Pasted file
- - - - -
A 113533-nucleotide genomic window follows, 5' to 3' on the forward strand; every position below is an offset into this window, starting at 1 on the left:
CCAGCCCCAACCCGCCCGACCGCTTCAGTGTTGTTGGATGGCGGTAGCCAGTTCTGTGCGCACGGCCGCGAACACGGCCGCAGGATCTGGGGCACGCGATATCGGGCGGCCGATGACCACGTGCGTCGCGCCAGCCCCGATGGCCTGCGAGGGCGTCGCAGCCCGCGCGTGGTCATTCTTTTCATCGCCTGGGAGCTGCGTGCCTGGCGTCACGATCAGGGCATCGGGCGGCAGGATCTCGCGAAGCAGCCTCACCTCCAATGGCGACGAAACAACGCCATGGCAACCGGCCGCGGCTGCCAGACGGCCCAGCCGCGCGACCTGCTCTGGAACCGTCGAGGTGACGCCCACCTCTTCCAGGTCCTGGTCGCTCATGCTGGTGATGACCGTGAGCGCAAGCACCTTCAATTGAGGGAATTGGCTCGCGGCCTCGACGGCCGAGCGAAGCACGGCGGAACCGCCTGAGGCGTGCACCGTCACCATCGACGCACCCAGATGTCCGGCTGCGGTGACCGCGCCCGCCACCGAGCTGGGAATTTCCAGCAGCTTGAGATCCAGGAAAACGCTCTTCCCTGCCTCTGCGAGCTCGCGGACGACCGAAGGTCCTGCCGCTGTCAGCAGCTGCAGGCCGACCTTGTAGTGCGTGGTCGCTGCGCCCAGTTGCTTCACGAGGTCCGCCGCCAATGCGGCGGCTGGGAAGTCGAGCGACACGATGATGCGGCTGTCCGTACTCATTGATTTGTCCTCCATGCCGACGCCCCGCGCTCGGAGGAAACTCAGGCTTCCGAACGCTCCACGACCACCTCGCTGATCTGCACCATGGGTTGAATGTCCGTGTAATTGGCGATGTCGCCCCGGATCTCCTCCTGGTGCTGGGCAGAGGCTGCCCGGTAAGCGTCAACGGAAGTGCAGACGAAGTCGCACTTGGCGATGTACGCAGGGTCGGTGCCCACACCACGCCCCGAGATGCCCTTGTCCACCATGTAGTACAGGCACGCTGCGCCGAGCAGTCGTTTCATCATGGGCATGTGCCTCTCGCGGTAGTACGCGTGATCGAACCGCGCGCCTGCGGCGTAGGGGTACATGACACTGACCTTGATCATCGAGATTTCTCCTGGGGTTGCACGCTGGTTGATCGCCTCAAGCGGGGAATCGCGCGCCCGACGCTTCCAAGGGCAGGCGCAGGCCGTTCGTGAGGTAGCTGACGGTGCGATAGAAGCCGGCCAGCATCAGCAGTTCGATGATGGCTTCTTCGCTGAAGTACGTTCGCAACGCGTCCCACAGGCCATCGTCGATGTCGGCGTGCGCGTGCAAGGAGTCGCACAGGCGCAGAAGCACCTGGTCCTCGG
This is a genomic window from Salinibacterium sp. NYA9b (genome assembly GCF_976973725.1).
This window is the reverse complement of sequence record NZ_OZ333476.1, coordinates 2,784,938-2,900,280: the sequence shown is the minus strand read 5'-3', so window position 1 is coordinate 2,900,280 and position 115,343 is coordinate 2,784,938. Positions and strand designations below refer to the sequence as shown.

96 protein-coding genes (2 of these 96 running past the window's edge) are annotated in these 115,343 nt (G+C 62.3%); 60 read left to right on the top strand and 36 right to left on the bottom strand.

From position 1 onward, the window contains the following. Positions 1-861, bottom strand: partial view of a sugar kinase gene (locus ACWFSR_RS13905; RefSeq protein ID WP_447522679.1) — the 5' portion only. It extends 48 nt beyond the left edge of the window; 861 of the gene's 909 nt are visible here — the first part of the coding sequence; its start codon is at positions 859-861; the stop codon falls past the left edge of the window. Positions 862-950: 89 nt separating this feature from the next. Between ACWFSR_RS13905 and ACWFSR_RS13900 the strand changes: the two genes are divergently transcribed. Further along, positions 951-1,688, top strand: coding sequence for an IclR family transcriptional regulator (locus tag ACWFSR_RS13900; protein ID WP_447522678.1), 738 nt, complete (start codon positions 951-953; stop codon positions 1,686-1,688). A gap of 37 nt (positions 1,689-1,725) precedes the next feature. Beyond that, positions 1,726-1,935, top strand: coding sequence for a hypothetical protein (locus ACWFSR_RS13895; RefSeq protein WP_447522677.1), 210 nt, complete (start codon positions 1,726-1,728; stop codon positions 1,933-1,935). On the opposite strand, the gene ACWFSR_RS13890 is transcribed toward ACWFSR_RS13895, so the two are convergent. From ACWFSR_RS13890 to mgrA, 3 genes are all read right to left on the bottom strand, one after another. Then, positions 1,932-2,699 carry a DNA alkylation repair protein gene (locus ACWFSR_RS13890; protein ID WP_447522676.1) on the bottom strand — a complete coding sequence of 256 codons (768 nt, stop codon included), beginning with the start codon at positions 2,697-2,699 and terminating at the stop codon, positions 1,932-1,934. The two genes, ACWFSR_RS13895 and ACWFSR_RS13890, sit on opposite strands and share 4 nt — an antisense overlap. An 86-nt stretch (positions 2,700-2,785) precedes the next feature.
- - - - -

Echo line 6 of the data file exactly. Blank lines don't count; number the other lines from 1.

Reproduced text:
From position 1 onward, the window contains the following. Positions 1-861, bottom strand: partial view of a sugar kinase gene (locus ACWFSR_RS13905; RefSeq protein ID WP_447522679.1) — the 5' portion only. It extends 48 nt beyond the left edge of the window; 861 of the gene's 909 nt are visible here — the first part of the coding sequence; its start codon is at positions 859-861; the stop codon falls past the left edge of the window. Positions 862-950: 89 nt separating this feature from the next. Between ACWFSR_RS13905 and ACWFSR_RS13900 the strand changes: the two genes are divergently transcribed. Further along, positions 951-1,688, top strand: coding sequence for an IclR family transcriptional regulator (locus tag ACWFSR_RS13900; protein ID WP_447522678.1), 738 nt, complete (start codon positions 951-953; stop codon positions 1,686-1,688). A gap of 37 nt (positions 1,689-1,725) precedes the next feature. Beyond that, positions 1,726-1,935, top strand: coding sequence for a hypothetical protein (locus ACWFSR_RS13895; RefSeq protein WP_447522677.1), 210 nt, complete (start codon positions 1,726-1,728; stop codon positions 1,933-1,935). On the opposite strand, the gene ACWFSR_RS13890 is transcribed toward ACWFSR_RS13895, so the two are convergent. From ACWFSR_RS13890 to mgrA, 3 genes are all read right to left on the bottom strand, one after another. Then, positions 1,932-2,699 carry a DNA alkylation repair protein gene (locus ACWFSR_RS13890; protein ID WP_447522676.1) on the bottom strand — a complete coding sequence of 256 codons (768 nt, stop codon included), beginning with the start codon at positions 2,697-2,699 and terminating at the stop codon, positions 1,932-1,934. The two genes, ACWFSR_RS13895 and ACWFSR_RS13890, sit on opposite strands and share 4 nt — an antisense overlap. An 86-nt stretch (positions 2,700-2,785) precedes the next feature.